Long before a voter considers party policies, let alone ideology, they ask more visceral questions: “do these politicians understand me? And will they stand up for people like me on things I really care about?” It’s the most fundamental relationship in politics and one that continually frustrates the Left. “When it is so obvious to us that we are on the side of the people,” the activist asks, “how can THEY possibly vote for over-privileged, shallow and incompetent old Etonians?”
The harsh answer is that skilled politicians of the Right care about pressing buttons that matter, while the Left makes a show of disdaining them. That’s why the horrified reaction of many left-wing activists to the idea of a patriotic Labour serves only to confirm to many voters that the party neither understands nor wants to stand for them.
Most people in Britain, including Britain’s ethnic minorities, see themselves as patriotic and are instinctively suspicious of those who are not. They have few problems with flags, a monarchy seen as being above politics, or a military composed primarily of working-class recruits. This is emphatically not just an issue for the ‘Red Wall’ but for the southern English conservatives whom Labour must woo on the new electoral boundaries. So far as it goes, party leader Keir Starmer’s insistence on love of the nation he wants to lead is essential and his record of public service gives an underlying authenticity to his message.
For all that, the rewards of patriotism will be thin unless Labour understands where its new focus must now take it. While you cannot get elected as an unpatriotic party, there are not many votes in patriotism itself. It is a precondition for electoral support, but few voters are actually looking for patriotism on the ballot paper. What matters now is how Labour tells the story of the nation and the people it wants to serve. Done well, Labour can redefine who really does stand for the national interest and turn the patriotic heat on the Right.
As class-based allegiances continue to break down, every Left party in Europe is facing the challenge of building a new electoral coalition. Our experiences are fragmented by geography, education, income, wealth, employment and race, often giving us quite different world views. Only a compelling story of the nation and its future has the chance of making millions of people who otherwise live quite different lives and hold different values feel they share a common sense of purpose.
The shared stories, histories, symbols and values that make us feel we belong to the same nation (the ‘imagined community’, as historian Benedict Anderson famously conceptualised it) are always changing. Fifty years ago, to be British or English was synonymous for many with being white. That’s true of neither identity today.
The horrified reaction of many left-wing activists to the idea of a patriotic Labour serves only to confirm to many voters that the party neither understands nor wants to stand for them
A few years ago, former prime minister David Cameron enacted a requirement for 'British values' to be taught in English schools. But opposition to discrimination by race, gender or sexual orientation, the right for everyone to vote or enjoy equality before under the law, did not come from Britain’s air or water. These British values were the product of long and hard social struggles that continue today. Our national stories are contested and conflicted. My father, who joined the RAF from his Yorkshire mining village, saw Churchill both as a heroic wartime leader and as a man deserving contempt for his opposition to the Great Strike.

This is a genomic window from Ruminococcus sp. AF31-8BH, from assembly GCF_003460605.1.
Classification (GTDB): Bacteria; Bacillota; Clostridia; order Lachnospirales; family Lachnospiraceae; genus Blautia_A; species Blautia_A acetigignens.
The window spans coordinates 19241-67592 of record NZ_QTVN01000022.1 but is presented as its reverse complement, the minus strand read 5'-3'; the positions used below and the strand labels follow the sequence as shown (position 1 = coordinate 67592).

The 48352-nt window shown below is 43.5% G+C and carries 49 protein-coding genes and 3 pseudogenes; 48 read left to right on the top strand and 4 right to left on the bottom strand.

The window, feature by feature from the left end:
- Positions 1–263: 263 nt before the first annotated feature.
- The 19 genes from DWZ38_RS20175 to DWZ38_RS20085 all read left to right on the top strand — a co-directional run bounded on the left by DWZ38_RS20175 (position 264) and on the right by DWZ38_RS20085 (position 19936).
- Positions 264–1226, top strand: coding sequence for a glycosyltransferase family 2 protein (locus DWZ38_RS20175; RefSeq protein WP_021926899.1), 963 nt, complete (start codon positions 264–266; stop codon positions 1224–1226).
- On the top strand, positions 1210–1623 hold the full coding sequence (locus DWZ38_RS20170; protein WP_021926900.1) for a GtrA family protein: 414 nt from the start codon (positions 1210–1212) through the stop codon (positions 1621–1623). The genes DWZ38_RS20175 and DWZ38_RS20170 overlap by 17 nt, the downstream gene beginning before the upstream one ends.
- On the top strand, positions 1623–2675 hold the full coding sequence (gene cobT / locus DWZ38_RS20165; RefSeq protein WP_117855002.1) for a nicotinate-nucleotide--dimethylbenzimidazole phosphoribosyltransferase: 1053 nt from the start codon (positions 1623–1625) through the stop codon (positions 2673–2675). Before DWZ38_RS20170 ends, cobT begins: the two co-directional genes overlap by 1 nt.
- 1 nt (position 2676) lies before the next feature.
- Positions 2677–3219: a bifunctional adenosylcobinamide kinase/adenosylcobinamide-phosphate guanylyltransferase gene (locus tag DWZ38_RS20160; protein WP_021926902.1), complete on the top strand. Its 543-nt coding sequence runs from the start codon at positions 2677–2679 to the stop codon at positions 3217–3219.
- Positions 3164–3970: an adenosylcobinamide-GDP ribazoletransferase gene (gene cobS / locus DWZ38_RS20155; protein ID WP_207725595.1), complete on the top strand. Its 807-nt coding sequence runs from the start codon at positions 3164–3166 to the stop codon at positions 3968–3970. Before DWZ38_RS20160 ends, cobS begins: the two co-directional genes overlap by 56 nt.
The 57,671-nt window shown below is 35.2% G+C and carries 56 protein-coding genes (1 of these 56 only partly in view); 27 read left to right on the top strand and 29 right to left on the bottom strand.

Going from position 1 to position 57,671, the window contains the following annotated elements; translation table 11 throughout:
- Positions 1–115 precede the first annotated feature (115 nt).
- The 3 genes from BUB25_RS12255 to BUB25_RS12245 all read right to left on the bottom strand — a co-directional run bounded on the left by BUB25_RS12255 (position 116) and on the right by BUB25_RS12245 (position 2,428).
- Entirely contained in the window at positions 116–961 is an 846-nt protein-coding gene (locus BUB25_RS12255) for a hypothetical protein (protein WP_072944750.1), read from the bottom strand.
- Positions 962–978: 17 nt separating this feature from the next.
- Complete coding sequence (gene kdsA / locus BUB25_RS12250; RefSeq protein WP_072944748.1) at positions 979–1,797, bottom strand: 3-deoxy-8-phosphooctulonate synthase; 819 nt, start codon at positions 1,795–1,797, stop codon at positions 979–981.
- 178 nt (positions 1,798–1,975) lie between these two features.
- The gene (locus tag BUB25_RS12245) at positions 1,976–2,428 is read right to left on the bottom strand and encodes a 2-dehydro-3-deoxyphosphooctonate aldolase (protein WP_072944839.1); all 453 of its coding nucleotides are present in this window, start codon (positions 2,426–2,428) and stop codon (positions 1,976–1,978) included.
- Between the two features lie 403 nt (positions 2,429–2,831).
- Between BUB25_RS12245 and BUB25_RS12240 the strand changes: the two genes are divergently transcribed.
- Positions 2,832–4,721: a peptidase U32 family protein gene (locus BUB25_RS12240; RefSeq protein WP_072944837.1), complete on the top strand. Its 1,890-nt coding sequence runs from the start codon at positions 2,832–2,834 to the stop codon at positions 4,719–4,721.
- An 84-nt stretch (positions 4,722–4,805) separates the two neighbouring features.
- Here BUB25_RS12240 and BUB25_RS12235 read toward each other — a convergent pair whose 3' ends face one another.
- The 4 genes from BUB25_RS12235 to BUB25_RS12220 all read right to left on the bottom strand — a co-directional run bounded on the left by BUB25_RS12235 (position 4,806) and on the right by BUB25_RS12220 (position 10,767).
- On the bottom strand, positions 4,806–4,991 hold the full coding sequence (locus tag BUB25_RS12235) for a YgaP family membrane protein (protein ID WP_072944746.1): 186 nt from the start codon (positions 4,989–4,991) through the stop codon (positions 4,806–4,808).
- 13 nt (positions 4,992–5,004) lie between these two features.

Labour can only own patriotism if it is linked to a clear story about the nation that includes all those who have built, changed and are changing the country. It does not need to reject all national history nor to embrace the past uncritically, but the emphasis must lie on how the people have made the nation and how Labour will help them shape it in the future. Much work is needed on this national narrative, including a recognition that the union flag alone does not embrace the national identities of everyone who might vote Labour. But as it is developed the question of who is patriotic can be less a pleading “Labour are patriots too” and more a self-confident message that “we are the real patriots”.
In recent decades the economies of the UK and of England in particular have been restructured to serve a narrow set of wealth-extracting, rentier and often foreign or overseas based interests. Marketisation and financialisation have been less about fostering competitive free-markets and more about rigging the system for those with access to power. From privatisation to the housing market, from the asset stripping of British companies to offshore tax avoiders, from the preference for management consultants over the national and local state, the common feature has been the organisation of the economy to enrich the unproductive.
This is where Labour’s patriotism should now lead. To challenge the idea that those who govern us today are patriots or serve the national interest. Seen in this light, shadow chancellor Rachel Reeves recent attack on crony contracts during the pandemic is as much a part of Labour’s patriotic story as the union flag over Starmer’s shoulder. As Labour is reportedly moving to be ‘pro-business’ it should be clear that the reconstruction of the national economy must reward those who strengthen the nation, not those who serve themselves.
In the 2017 election, then Labour leader Jeremy Corbyn’s stump speech often asked: “what sort of country do we want to be?” Starmer, a more plausible patriot, would be well advised to ask the same question repeatedly. Who really serves the national interest, and who serves the people of the nation? Who benefits, and who should be benefiting?